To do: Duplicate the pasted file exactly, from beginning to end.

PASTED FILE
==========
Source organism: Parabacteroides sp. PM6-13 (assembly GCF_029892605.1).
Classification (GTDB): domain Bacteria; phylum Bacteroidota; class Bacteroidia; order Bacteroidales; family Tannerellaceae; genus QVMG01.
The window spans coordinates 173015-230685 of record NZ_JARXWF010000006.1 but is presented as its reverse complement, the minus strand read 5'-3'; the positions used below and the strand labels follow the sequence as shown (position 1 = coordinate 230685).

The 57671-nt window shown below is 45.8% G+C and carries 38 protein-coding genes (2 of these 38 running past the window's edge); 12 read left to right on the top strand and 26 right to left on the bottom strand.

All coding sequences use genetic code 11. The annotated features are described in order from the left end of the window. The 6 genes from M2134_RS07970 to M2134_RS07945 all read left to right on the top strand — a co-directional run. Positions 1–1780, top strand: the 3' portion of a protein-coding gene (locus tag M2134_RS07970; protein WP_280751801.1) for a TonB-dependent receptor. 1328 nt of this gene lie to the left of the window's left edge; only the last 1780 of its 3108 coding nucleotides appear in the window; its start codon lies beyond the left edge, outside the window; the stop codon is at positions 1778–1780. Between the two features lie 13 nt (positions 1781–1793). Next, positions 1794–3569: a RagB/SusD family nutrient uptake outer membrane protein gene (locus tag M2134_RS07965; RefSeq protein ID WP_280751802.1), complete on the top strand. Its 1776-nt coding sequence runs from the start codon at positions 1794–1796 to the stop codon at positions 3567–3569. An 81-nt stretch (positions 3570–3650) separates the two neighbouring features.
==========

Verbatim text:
Source organism: Parabacteroides sp. PM6-13 (assembly GCF_029892605.1).
Classification (GTDB): domain Bacteria; phylum Bacteroidota; class Bacteroidia; order Bacteroidales; family Tannerellaceae; genus QVMG01.
The window spans coordinates 173015-230685 of record NZ_JARXWF010000006.1 but is presented as its reverse complement, the minus strand read 5'-3'; the positions used below and the strand labels follow the sequence as shown (position 1 = coordinate 230685).

The 57671-nt window shown below is 45.8% G+C and carries 38 protein-coding genes (2 of these 38 running past the window's edge); 12 read left to right on the top strand and 26 right to left on the bottom strand.

All coding sequences use genetic code 11. The annotated features are described in order from the left end of the window. The 6 genes from M2134_RS07970 to M2134_RS07945 all read left to right on the top strand — a co-directional run. Positions 1–1780, top strand: the 3' portion of a protein-coding gene (locus tag M2134_RS07970; protein WP_280751801.1) for a TonB-dependent receptor. 1328 nt of this gene lie to the left of the window's left edge; only the last 1780 of its 3108 coding nucleotides appear in the window; its start codon lies beyond the left edge, outside the window; the stop codon is at positions 1778–1780. Between the two features lie 13 nt (positions 1781–1793). Next, positions 1794–3569: a RagB/SusD family nutrient uptake outer membrane protein gene (locus tag M2134_RS07965; RefSeq protein ID WP_280751802.1), complete on the top strand. Its 1776-nt coding sequence runs from the start codon at positions 1794–1796 to the stop codon at positions 3567–3569. An 81-nt stretch (positions 3570–3650) separates the two neighbouring features.